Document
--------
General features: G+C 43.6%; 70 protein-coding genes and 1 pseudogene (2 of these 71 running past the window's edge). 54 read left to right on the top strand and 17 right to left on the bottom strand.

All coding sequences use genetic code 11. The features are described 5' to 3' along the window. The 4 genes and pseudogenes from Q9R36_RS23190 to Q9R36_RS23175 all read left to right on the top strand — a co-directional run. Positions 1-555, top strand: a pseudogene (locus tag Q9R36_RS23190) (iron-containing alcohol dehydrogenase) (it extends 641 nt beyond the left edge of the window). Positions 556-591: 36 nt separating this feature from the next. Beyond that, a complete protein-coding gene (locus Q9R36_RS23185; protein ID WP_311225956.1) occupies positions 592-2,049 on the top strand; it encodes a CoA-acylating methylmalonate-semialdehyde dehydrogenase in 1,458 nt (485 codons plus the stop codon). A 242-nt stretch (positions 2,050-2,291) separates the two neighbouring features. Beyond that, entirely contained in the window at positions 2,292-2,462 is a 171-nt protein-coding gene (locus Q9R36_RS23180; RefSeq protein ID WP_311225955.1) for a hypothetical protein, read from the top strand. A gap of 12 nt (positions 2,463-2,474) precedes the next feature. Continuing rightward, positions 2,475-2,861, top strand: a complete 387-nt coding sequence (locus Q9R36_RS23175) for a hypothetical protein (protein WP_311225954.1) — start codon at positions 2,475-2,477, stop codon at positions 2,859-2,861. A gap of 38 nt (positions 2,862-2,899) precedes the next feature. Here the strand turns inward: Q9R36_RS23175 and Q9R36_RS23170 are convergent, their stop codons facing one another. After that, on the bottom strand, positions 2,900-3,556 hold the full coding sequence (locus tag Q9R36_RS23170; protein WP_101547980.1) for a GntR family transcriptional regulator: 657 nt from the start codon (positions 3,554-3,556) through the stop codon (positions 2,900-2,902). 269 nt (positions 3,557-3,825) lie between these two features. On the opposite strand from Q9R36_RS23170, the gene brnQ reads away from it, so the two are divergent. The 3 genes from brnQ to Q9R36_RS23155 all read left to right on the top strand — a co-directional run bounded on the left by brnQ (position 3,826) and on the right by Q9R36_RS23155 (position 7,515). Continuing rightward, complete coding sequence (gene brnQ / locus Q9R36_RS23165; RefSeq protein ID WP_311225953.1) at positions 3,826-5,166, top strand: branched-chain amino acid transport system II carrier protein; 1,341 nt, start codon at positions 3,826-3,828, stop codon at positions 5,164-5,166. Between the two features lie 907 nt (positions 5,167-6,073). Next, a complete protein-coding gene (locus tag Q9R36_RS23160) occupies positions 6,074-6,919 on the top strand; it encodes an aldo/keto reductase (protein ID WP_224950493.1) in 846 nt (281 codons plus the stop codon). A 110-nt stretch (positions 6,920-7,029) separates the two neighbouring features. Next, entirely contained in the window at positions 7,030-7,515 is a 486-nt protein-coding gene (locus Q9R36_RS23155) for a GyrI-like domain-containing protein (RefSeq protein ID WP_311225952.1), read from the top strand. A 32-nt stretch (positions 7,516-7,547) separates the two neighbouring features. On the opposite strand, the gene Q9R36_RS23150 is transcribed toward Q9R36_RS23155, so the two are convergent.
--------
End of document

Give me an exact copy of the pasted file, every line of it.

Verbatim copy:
General features: G+C 43.6%; 70 protein-coding genes and 1 pseudogene (2 of these 71 running past the window's edge). 54 read left to right on the top strand and 17 right to left on the bottom strand.

All coding sequences use genetic code 11. The features are described 5' to 3' along the window. The 4 genes and pseudogenes from Q9R36_RS23190 to Q9R36_RS23175 all read left to right on the top strand — a co-directional run. Positions 1-555, top strand: a pseudogene (locus tag Q9R36_RS23190) (iron-containing alcohol dehydrogenase) (it extends 641 nt beyond the left edge of the window). Positions 556-591: 36 nt separating this feature from the next. Beyond that, a complete protein-coding gene (locus Q9R36_RS23185; protein ID WP_311225956.1) occupies positions 592-2,049 on the top strand; it encodes a CoA-acylating methylmalonate-semialdehyde dehydrogenase in 1,458 nt (485 codons plus the stop codon). A 242-nt stretch (positions 2,050-2,291) separates the two neighbouring features. Beyond that, entirely contained in the window at positions 2,292-2,462 is a 171-nt protein-coding gene (locus Q9R36_RS23180; RefSeq protein ID WP_311225955.1) for a hypothetical protein, read from the top strand. A gap of 12 nt (positions 2,463-2,474) precedes the next feature. Continuing rightward, positions 2,475-2,861, top strand: a complete 387-nt coding sequence (locus Q9R36_RS23175) for a hypothetical protein (protein WP_311225954.1) — start codon at positions 2,475-2,477, stop codon at positions 2,859-2,861. A gap of 38 nt (positions 2,862-2,899) precedes the next feature. Here the strand turns inward: Q9R36_RS23175 and Q9R36_RS23170 are convergent, their stop codons facing one another. After that, on the bottom strand, positions 2,900-3,556 hold the full coding sequence (locus tag Q9R36_RS23170; protein WP_101547980.1) for a GntR family transcriptional regulator: 657 nt from the start codon (positions 3,554-3,556) through the stop codon (positions 2,900-2,902). 269 nt (positions 3,557-3,825) lie between these two features. On the opposite strand from Q9R36_RS23170, the gene brnQ reads away from it, so the two are divergent. The 3 genes from brnQ to Q9R36_RS23155 all read left to right on the top strand — a co-directional run bounded on the left by brnQ (position 3,826) and on the right by Q9R36_RS23155 (position 7,515). Continuing rightward, complete coding sequence (gene brnQ / locus Q9R36_RS23165; RefSeq protein ID WP_311225953.1) at positions 3,826-5,166, top strand: branched-chain amino acid transport system II carrier protein; 1,341 nt, start codon at positions 3,826-3,828, stop codon at positions 5,164-5,166. Between the two features lie 907 nt (positions 5,167-6,073). Next, a complete protein-coding gene (locus tag Q9R36_RS23160) occupies positions 6,074-6,919 on the top strand; it encodes an aldo/keto reductase (protein ID WP_224950493.1) in 846 nt (281 codons plus the stop codon). A 110-nt stretch (positions 6,920-7,029) separates the two neighbouring features. Next, entirely contained in the window at positions 7,030-7,515 is a 486-nt protein-coding gene (locus Q9R36_RS23155) for a GyrI-like domain-containing protein (RefSeq protein ID WP_311225952.1), read from the top strand. A 32-nt stretch (positions 7,516-7,547) separates the two neighbouring features. On the opposite strand, the gene Q9R36_RS23150 is transcribed toward Q9R36_RS23155, so the two are convergent.